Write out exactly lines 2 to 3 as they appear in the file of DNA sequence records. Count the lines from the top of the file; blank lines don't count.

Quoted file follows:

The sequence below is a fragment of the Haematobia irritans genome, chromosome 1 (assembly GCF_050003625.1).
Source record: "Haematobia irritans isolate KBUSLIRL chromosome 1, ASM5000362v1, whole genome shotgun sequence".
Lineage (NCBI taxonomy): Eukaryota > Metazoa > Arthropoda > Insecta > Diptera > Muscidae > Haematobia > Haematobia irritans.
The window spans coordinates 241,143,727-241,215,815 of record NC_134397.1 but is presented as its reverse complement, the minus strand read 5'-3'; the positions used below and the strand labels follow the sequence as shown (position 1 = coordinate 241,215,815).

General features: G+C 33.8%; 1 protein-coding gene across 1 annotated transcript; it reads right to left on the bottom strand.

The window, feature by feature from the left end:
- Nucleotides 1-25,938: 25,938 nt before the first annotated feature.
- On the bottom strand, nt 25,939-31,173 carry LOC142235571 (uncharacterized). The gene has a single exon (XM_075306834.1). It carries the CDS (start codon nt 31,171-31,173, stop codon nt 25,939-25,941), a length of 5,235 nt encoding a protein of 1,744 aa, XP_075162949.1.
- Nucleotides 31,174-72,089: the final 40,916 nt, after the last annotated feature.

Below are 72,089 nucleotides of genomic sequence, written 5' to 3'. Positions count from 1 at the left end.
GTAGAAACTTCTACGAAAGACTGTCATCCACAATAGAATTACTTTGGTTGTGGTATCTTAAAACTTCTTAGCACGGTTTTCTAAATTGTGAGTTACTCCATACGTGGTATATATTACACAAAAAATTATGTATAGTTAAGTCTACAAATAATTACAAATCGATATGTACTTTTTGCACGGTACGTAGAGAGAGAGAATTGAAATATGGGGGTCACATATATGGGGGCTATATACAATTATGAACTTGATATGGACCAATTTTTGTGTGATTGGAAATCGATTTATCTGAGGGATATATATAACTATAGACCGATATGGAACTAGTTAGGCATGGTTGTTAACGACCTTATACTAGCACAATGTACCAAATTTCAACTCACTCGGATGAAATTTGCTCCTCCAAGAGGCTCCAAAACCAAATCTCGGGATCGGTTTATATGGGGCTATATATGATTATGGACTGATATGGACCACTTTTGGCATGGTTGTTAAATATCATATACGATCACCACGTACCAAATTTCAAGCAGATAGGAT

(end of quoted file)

Source record: "Haematobia irritans isolate KBUSLIRL chromosome 1, ASM5000362v1, whole genome shotgun sequence".
Lineage (NCBI taxonomy): Eukaryota > Metazoa > Arthropoda > Insecta > Diptera > Muscidae > Haematobia > Haematobia irritans.